If you're like most people, you've often dreamed of building your own boat. Nothing elaborate mind you – just something sturdy, attractive and, of course, seaworthy. Weekend trips with the family, fishing excursions with your buddies or as a simple stress-reducing activity for yourself, building a boat with your own hands is overwhelming satisfing. But where do you start? Which boat would be the right one for you to build?
Size Things Up
Size often plays a major role is choosing a boat to build. Chances are, if you're building your first boat, you do not have a great deal of space allotted for the project. It will be easier to fit a small, 13-foot boat into your garage than to try and create workshift workspace for a 40 'monster.
Decide what area you want to use as your workshop. If the area is a pre-existing space (a garage, a barn, etc.), make sure the finished boat will fit into the room you have. If you're going to build a temporary workshop, allow yourself enough space to comfortably walk around all sides. A good rule of thumb is to add two to three feet to the measurements outlined in the boat plans.
Generally speaking, if you are building your first boat, you'll want to begin with a simple design. After all, it does not make sense to try to run before you can walk. If you've built one or two boats in the past, you may be ready to graduate to more complex vessels.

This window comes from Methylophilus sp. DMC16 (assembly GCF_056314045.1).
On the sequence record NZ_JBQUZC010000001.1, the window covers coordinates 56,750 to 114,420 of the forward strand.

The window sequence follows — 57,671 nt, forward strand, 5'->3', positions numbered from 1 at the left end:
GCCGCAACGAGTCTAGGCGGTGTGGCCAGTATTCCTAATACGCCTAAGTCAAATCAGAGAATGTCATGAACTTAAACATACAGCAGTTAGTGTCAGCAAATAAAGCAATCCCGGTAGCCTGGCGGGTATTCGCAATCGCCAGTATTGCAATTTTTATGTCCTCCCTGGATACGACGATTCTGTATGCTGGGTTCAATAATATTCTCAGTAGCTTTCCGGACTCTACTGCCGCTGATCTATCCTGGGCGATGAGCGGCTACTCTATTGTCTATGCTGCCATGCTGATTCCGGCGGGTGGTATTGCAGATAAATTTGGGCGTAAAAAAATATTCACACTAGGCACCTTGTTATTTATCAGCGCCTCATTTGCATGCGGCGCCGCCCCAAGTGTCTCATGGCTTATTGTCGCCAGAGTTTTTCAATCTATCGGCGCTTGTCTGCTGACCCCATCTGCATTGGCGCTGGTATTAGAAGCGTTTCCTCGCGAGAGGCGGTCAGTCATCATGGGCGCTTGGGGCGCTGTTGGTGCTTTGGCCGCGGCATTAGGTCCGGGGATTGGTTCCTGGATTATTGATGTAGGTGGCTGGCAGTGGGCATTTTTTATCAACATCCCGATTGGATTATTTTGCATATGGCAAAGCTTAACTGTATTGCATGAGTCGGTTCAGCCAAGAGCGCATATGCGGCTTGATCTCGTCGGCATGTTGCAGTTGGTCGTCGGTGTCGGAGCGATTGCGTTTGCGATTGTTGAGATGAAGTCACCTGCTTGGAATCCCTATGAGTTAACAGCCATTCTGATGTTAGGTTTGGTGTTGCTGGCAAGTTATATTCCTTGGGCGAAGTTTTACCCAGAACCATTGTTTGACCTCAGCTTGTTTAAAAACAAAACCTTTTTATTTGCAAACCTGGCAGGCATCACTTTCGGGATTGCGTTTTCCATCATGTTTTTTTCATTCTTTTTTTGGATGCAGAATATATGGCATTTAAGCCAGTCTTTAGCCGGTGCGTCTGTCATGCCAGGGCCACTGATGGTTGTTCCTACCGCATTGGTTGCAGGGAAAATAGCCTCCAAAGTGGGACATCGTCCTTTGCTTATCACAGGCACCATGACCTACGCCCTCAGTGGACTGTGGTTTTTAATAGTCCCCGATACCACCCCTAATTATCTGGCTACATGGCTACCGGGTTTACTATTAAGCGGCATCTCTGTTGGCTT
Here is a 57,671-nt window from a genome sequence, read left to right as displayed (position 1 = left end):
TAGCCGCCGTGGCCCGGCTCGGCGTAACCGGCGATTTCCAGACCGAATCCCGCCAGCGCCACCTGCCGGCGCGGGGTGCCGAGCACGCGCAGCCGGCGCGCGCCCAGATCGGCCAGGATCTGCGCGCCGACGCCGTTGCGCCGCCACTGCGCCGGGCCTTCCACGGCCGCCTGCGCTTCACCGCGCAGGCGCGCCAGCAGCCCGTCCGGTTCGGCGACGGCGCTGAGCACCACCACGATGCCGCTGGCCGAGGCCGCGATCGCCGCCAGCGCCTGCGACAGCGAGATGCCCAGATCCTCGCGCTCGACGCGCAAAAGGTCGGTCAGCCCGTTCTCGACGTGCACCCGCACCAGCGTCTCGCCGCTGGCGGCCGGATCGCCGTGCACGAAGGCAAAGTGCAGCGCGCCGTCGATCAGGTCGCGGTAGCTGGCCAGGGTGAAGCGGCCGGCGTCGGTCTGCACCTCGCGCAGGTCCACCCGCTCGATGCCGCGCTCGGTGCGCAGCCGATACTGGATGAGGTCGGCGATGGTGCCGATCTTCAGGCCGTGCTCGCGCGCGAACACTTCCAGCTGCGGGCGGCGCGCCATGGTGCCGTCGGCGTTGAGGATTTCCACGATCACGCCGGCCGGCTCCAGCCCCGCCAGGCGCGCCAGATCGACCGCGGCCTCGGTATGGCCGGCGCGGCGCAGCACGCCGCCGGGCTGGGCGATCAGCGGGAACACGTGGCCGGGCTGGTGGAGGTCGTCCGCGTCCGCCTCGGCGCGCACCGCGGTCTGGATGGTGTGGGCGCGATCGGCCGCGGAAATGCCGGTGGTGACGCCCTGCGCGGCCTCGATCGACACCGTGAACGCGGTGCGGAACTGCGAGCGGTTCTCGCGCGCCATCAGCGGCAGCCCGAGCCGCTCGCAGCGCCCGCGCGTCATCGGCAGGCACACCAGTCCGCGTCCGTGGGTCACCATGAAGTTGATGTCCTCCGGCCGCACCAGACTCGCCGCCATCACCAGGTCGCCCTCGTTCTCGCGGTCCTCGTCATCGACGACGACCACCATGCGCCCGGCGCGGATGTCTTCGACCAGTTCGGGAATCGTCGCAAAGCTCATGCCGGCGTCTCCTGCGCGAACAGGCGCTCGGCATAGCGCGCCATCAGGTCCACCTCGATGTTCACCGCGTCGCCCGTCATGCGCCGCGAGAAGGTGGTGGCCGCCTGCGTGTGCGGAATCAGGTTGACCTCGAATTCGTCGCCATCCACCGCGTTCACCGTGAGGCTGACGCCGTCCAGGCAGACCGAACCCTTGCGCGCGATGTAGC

Canoes, rowboats, skiffs and dinghies are all highly functional boats with simplistic construction. If you can find boat plans that are full-sized, your job will be much easier because measuring will be eliminated. Full-sized plans offer convenient lines of each panel. You simply lay the panel on top of your wood and cut around it.
Keep An Eye On Costs
The last consideration when choosing a boat to build is cost. The larger and more elaborate boat boats are, the more expensive it will be to build. For instance, a 10-foot Garvey Flex boat may require only four sheets of plywood. In contrast, a 27-foot motorboat will use a good bit more material, which means the costs will rise.
The materials and embellishments you include with your boat can also increase its price. You can build a boat of standard plywood, but it is highly recommended that you use marine-grade plywood for best performance and longevity.
Adding extra storage compartments and extra seating can increase costs, as can the types of paints or stains you select when finishing your boat.
How will you get your new boat to the water? Do you live on the water? Do you have, or will you buy, a trailer? Smaller boats can easily be transported atop a car or truck. Larger boats will require some type of transportation to get them from the build site to the launch site. Before you wind up with a dry docked 21-foot Garvey Flex in your backyard, be sure you have a way to move it to the water.
Prams, scouts, barges, tugboats … the list goes on. You could literally choose to build virtually any type of boat you wanted. But when you weigh the size, simplicity, cost and transportation of each boat, you'll have a better idea of which one is the right option for you.